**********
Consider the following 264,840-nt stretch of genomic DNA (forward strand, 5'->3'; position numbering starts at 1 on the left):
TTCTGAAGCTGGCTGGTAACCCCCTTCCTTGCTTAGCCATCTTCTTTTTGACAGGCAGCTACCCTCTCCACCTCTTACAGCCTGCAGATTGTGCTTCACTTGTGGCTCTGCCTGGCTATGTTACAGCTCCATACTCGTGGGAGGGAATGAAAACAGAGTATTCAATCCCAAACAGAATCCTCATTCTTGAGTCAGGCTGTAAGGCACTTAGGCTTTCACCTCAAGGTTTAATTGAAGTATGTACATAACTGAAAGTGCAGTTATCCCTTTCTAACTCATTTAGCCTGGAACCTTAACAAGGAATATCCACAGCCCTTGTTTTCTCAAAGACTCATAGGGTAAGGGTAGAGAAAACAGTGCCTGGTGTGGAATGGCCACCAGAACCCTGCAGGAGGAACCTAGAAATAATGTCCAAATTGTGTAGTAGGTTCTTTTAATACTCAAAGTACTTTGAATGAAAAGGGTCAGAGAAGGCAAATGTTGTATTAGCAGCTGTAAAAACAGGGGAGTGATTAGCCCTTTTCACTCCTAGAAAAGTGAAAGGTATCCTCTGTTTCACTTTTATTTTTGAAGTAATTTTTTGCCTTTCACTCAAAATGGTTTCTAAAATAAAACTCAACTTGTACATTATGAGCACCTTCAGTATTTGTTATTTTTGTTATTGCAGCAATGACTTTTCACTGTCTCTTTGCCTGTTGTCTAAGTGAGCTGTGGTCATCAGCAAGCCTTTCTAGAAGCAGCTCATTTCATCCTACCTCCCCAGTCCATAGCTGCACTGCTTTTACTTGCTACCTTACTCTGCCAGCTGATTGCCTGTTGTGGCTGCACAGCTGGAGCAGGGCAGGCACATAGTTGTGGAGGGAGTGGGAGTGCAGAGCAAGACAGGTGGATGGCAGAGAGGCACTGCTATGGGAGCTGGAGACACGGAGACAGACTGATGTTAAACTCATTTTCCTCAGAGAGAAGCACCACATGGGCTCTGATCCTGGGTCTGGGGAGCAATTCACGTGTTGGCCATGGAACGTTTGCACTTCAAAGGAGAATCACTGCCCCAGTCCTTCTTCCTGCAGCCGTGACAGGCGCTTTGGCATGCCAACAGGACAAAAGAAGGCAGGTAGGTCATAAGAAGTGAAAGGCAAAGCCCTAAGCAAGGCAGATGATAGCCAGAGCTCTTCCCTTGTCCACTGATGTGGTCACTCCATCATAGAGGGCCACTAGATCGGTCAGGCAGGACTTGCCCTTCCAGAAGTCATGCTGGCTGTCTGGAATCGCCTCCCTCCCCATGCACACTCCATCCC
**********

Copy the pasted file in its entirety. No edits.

Consider the following 264,840-nt stretch of genomic DNA (forward strand, 5'->3'; position numbering starts at 1 on the left):
TTCTGAAGCTGGCTGGTAACCCCCTTCCTTGCTTAGCCATCTTCTTTTTGACAGGCAGCTACCCTCTCCACCTCTTACAGCCTGCAGATTGTGCTTCACTTGTGGCTCTGCCTGGCTATGTTACAGCTCCATACTCGTGGGAGGGAATGAAAACAGAGTATTCAATCCCAAACAGAATCCTCATTCTTGAGTCAGGCTGTAAGGCACTTAGGCTTTCACCTCAAGGTTTAATTGAAGTATGTACATAACTGAAAGTGCAGTTATCCCTTTCTAACTCATTTAGCCTGGAACCTTAACAAGGAATATCCACAGCCCTTGTTTTCTCAAAGACTCATAGGGTAAGGGTAGAGAAAACAGTGCCTGGTGTGGAATGGCCACCAGAACCCTGCAGGAGGAACCTAGAAATAATGTCCAAATTGTGTAGTAGGTTCTTTTAATACTCAAAGTACTTTGAATGAAAAGGGTCAGAGAAGGCAAATGTTGTATTAGCAGCTGTAAAAACAGGGGAGTGATTAGCCCTTTTCACTCCTAGAAAAGTGAAAGGTATCCTCTGTTTCACTTTTATTTTTGAAGTAATTTTTTGCCTTTCACTCAAAATGGTTTCTAAAATAAAACTCAACTTGTACATTATGAGCACCTTCAGTATTTGTTATTTTTGTTATTGCAGCAATGACTTTTCACTGTCTCTTTGCCTGTTGTCTAAGTGAGCTGTGGTCATCAGCAAGCCTTTCTAGAAGCAGCTCATTTCATCCTACCTCCCCAGTCCATAGCTGCACTGCTTTTACTTGCTACCTTACTCTGCCAGCTGATTGCCTGTTGTGGCTGCACAGCTGGAGCAGGGCAGGCACATAGTTGTGGAGGGAGTGGGAGTGCAGAGCAAGACAGGTGGATGGCAGAGAGGCACTGCTATGGGAGCTGGAGACACGGAGACAGACTGATGTTAAACTCATTTTCCTCAGAGAGAAGCACCACATGGGCTCTGATCCTGGGTCTGGGGAGCAATTCACGTGTTGGCCATGGAACGTTTGCACTTCAAAGGAGAATCACTGCCCCAGTCCTTCTTCCTGCAGCCGTGACAGGCGCTTTGGCATGCCAACAGGACAAAAGAAGGCAGGTAGGTCATAAGAAGTGAAAGGCAAAGCCCTAAGCAAGGCAGATGATAGCCAGAGCTCTTCCCTTGTCCACTGATGTGGTCACTCCATCATAGAGGGCCACTAGATCGGTCAGGCAGGACTTGCCCTTCCAGAAGTCATGCTGGCTGTCTGGAATCGCCTCCCTCCCCATGCACACTCCATCCC